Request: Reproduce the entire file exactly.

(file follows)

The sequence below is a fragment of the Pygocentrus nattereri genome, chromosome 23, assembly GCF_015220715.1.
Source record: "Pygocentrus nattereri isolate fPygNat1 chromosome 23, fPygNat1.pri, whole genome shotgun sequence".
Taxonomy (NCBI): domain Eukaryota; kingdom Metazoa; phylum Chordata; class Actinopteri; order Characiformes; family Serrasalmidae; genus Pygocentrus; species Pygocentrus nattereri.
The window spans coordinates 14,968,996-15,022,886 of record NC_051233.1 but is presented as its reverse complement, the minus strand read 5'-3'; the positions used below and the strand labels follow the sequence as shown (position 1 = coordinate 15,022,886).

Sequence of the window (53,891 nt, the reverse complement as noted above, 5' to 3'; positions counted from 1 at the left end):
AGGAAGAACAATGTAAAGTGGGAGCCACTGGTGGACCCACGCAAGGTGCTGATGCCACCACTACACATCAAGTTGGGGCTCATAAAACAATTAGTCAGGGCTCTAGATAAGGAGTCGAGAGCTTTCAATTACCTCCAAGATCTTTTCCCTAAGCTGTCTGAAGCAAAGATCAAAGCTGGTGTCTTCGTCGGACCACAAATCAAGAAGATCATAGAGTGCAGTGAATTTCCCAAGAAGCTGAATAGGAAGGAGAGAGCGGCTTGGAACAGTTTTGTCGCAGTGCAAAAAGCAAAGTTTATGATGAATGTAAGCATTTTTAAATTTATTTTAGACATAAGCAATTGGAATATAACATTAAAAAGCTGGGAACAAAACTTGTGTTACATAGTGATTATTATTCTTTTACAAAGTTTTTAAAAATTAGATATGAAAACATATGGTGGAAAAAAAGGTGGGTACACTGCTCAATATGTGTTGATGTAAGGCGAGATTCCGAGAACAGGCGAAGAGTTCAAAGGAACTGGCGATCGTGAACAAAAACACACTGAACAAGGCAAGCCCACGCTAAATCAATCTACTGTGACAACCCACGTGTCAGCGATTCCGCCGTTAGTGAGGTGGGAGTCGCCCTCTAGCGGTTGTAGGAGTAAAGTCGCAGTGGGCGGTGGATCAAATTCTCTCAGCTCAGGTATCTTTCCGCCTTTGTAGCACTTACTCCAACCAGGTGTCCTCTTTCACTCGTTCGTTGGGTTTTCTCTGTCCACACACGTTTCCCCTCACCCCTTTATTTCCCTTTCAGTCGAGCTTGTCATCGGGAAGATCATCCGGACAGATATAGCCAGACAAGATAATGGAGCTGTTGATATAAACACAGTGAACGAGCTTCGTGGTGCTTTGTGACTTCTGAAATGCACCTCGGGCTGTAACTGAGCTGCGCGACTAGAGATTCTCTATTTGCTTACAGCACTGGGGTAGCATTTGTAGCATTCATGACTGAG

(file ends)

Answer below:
The sequence below is a fragment of the Pygocentrus nattereri genome, chromosome 23, assembly GCF_015220715.1.
Source record: "Pygocentrus nattereri isolate fPygNat1 chromosome 23, fPygNat1.pri, whole genome shotgun sequence".
Taxonomy (NCBI): domain Eukaryota; kingdom Metazoa; phylum Chordata; class Actinopteri; order Characiformes; family Serrasalmidae; genus Pygocentrus; species Pygocentrus nattereri.
The window spans coordinates 14,968,996-15,022,886 of record NC_051233.1 but is presented as its reverse complement, the minus strand read 5'-3'; the positions used below and the strand labels follow the sequence as shown (position 1 = coordinate 15,022,886).

Sequence of the window (53,891 nt, the reverse complement as noted above, 5' to 3'; positions counted from 1 at the left end):
AGGAAGAACAATGTAAAGTGGGAGCCACTGGTGGACCCACGCAAGGTGCTGATGCCACCACTACACATCAAGTTGGGGCTCATAAAACAATTAGTCAGGGCTCTAGATAAGGAGTCGAGAGCTTTCAATTACCTCCAAGATCTTTTCCCTAAGCTGTCTGAAGCAAAGATCAAAGCTGGTGTCTTCGTCGGACCACAAATCAAGAAGATCATAGAGTGCAGTGAATTTCCCAAGAAGCTGAATAGGAAGGAGAGAGCGGCTTGGAACAGTTTTGTCGCAGTGCAAAAAGCAAAGTTTATGATGAATGTAAGCATTTTTAAATTTATTTTAGACATAAGCAATTGGAATATAACATTAAAAAGCTGGGAACAAAACTTGTGTTACATAGTGATTATTATTCTTTTACAAAGTTTTTAAAAATTAGATATGAAAACATATGGTGGAAAAAAAGGTGGGTACACTGCTCAATATGTGTTGATGTAAGGCGAGATTCCGAGAACAGGCGAAGAGTTCAAAGGAACTGGCGATCGTGAACAAAAACACACTGAACAAGGCAAGCCCACGCTAAATCAATCTACTGTGACAACCCACGTGTCAGCGATTCCGCCGTTAGTGAGGTGGGAGTCGCCCTCTAGCGGTTGTAGGAGTAAAGTCGCAGTGGGCGGTGGATCAAATTCTCTCAGCTCAGGTATCTTTCCGCCTTTGTAGCACTTACTCCAACCAGGTGTCCTCTTTCACTCGTTCGTTGGGTTTTCTCTGTCCACACACGTTTCCCCTCACCCCTTTATTTCCCTTTCAGTCGAGCTTGTCATCGGGAAGATCATCCGGACAGATATAGCCAGACAAGATAATGGAGCTGTTGATATAAACACAGTGAACGAGCTTCGTGGTGCTTTGTGACTTCTGAAATGCACCTCGGGCTGTAACTGAGCTGCGCGACTAGAGATTCTCTATTTGCTTACAGCACTGGGGTAGCATTTGTAGCATTCATGACTGAG